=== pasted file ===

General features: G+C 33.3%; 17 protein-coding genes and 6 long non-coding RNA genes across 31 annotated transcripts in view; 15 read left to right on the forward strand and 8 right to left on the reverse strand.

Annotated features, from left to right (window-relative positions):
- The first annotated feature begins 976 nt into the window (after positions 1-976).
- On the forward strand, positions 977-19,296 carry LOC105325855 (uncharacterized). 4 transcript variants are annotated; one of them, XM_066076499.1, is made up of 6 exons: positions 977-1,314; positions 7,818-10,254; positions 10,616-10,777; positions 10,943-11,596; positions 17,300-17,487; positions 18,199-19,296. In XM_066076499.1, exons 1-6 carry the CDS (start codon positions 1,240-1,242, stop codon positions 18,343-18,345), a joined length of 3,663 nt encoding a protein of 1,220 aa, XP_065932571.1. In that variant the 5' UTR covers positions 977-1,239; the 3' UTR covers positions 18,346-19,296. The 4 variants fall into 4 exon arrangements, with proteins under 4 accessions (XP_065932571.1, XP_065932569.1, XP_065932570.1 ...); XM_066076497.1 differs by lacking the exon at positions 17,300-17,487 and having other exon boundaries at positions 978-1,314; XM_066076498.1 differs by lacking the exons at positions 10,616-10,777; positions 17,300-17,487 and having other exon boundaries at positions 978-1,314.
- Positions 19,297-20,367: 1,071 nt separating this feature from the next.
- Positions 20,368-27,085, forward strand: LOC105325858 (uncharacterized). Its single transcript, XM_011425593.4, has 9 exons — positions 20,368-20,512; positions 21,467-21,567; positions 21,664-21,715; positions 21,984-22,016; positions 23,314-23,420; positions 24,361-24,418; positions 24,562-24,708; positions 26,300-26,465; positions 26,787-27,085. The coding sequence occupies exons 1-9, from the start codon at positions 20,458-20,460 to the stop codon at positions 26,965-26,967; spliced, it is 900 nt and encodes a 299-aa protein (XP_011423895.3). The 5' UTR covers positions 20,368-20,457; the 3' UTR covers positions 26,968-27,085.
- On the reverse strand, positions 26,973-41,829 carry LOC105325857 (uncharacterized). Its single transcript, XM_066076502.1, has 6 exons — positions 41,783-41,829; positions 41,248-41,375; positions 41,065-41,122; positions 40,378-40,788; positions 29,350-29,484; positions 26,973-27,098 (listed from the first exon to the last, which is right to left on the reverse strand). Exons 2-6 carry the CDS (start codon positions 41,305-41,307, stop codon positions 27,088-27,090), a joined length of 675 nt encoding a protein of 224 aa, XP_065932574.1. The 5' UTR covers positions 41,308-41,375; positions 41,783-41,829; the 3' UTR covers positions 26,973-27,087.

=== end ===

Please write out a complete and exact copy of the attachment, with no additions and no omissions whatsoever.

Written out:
General features: G+C 33.3%; 17 protein-coding genes and 6 long non-coding RNA genes across 31 annotated transcripts in view; 15 read left to right on the forward strand and 8 right to left on the reverse strand.

Annotated features, from left to right (window-relative positions):
- The first annotated feature begins 976 nt into the window (after positions 1-976).
- On the forward strand, positions 977-19,296 carry LOC105325855 (uncharacterized). 4 transcript variants are annotated; one of them, XM_066076499.1, is made up of 6 exons: positions 977-1,314; positions 7,818-10,254; positions 10,616-10,777; positions 10,943-11,596; positions 17,300-17,487; positions 18,199-19,296. In XM_066076499.1, exons 1-6 carry the CDS (start codon positions 1,240-1,242, stop codon positions 18,343-18,345), a joined length of 3,663 nt encoding a protein of 1,220 aa, XP_065932571.1. In that variant the 5' UTR covers positions 977-1,239; the 3' UTR covers positions 18,346-19,296. The 4 variants fall into 4 exon arrangements, with proteins under 4 accessions (XP_065932571.1, XP_065932569.1, XP_065932570.1 ...); XM_066076497.1 differs by lacking the exon at positions 17,300-17,487 and having other exon boundaries at positions 978-1,314; XM_066076498.1 differs by lacking the exons at positions 10,616-10,777; positions 17,300-17,487 and having other exon boundaries at positions 978-1,314.
- Positions 19,297-20,367: 1,071 nt separating this feature from the next.
- Positions 20,368-27,085, forward strand: LOC105325858 (uncharacterized). Its single transcript, XM_011425593.4, has 9 exons — positions 20,368-20,512; positions 21,467-21,567; positions 21,664-21,715; positions 21,984-22,016; positions 23,314-23,420; positions 24,361-24,418; positions 24,562-24,708; positions 26,300-26,465; positions 26,787-27,085. The coding sequence occupies exons 1-9, from the start codon at positions 20,458-20,460 to the stop codon at positions 26,965-26,967; spliced, it is 900 nt and encodes a 299-aa protein (XP_011423895.3). The 5' UTR covers positions 20,368-20,457; the 3' UTR covers positions 26,968-27,085.
- On the reverse strand, positions 26,973-41,829 carry LOC105325857 (uncharacterized). Its single transcript, XM_066076502.1, has 6 exons — positions 41,783-41,829; positions 41,248-41,375; positions 41,065-41,122; positions 40,378-40,788; positions 29,350-29,484; positions 26,973-27,098 (listed from the first exon to the last, which is right to left on the reverse strand). Exons 2-6 carry the CDS (start codon positions 41,305-41,307, stop codon positions 27,088-27,090), a joined length of 675 nt encoding a protein of 224 aa, XP_065932574.1. The 5' UTR covers positions 41,308-41,375; positions 41,783-41,829; the 3' UTR covers positions 26,973-27,087.